29 June 2016

When you make a mistake, how do you handle it?

One area of life that popped-up the other day concerned the making of a "social" mistake - in this case a medium sized faux-pas, but unintended none-the-less.

If we’re honest with ourselves, how well do we handle our mistakes and what happens inside us during the experience? What’s the best way to create a positive outcome for ourselves as well as those affected?

Of course it depends on the magnitude of the “error” but in working life generally there are no mass casualties or devastating consequences in the overwhelming majority of cases. Mostly we cause annoyance or irritation by not doing something or we cause offence or embarrassment by doing the wrong thing. Mistakes ought to be unintended by definition as distinct from deliberate acts of malevolence or sabotage. We didn’t mean to do or say the wrong things or we just plain forgot we committed to a task. It happens, we’re human.

The principles and models of Emotional Intelligence have it that self-regard and regard-for-others underpin how we feel and how we feel drives how we behave in any given situation.

So the first obvious step in the “regard-for-others” protocol is to apologise for our actions and make reparations. Most of us are taught to do this from a young age and most of us do it in a timely and empathetic manner to make sure we maintain important personal and working relationships.

But what happens inside is just as (if not more) important as the external work of saying sorry.

There are two paths we can go down and which path we chose tends to be driven by our attitudes and beliefs.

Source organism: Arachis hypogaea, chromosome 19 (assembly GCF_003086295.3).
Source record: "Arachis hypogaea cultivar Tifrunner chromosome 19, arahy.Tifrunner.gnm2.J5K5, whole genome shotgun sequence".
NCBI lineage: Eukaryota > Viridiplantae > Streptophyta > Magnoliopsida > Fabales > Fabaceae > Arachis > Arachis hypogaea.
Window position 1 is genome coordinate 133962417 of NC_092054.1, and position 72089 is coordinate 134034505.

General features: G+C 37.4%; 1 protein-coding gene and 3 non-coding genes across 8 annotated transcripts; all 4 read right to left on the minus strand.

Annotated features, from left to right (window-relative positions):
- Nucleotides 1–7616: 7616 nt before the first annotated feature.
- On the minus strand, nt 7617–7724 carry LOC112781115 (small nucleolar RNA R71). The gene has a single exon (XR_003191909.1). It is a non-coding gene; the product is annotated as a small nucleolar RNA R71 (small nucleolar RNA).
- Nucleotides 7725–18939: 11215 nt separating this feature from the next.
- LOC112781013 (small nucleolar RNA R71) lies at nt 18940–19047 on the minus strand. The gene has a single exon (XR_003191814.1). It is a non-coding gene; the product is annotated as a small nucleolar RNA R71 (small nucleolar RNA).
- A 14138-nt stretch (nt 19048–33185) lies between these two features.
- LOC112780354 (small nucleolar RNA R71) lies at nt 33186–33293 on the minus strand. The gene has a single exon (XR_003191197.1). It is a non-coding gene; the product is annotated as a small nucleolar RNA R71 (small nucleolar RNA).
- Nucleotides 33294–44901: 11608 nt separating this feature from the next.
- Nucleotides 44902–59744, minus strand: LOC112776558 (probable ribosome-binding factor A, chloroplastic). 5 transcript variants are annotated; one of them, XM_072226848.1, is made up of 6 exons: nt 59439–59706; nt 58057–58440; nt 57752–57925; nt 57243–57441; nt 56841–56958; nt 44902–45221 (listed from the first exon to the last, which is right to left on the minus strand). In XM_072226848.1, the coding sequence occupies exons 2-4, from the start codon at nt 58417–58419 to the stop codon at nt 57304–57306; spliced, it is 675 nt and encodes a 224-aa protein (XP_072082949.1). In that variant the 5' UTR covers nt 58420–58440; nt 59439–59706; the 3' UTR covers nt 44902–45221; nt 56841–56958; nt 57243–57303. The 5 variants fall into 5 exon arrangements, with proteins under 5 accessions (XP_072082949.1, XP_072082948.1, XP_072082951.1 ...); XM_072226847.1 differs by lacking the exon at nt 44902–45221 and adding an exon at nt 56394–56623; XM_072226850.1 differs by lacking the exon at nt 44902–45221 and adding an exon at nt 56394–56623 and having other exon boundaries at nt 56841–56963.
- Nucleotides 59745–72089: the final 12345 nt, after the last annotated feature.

So when you make a mistake, do you tend to:

a)      punish yourself (and keep punishing yourself)? Or

b)      learn from it and move on?

Take any of those footballers who have missed “vital” penalties at critical moments in International football tournaments. We hear them talk about it for years afterwards. Nobody died, nobody got physically hurt, international trade didn’t stop nor did the four horseman of the apocalypse turn up. Have they learned and moved on or do they still carry some kind of burden shame with them?

In most senses a missed penalty kick isn’t that important in the grand scheme of things but how setbacks are handled on a personal level and on the inside can be.

By taking the path of absorbing the mistake and using it as yet another illustration of how inadequate we are, we undermine our self-regard a little bit.

If repeated unchecked this only leads one way and can end up with a self-esteem eroded to the point where all sorts of undesirable consequences follow: poor performance at work, depression, insomnia, miss-use of alcohol and so on.

The answer is to let it go and forgive ourselves.

Take responsibility for our actions - yes;

                                                    Fix it – yes and learn from our actions – yes.

                                                                                                               But then,  LET IT GO.

The point is to be more self-compassionate on a regular basis. Yes we made a mistake and we will make others, but fundamentally we’re OK as human beings.

If you feel that letting go isn’t so straight forward for you and want to find some new strategies for yourself, or maybe for someone in your business, contact us for a quiet and very private chat.

From personal experience, it's easy to learn how to do it once and then it's just a matter of making self-compassion more of a habit.

Mark Carrington

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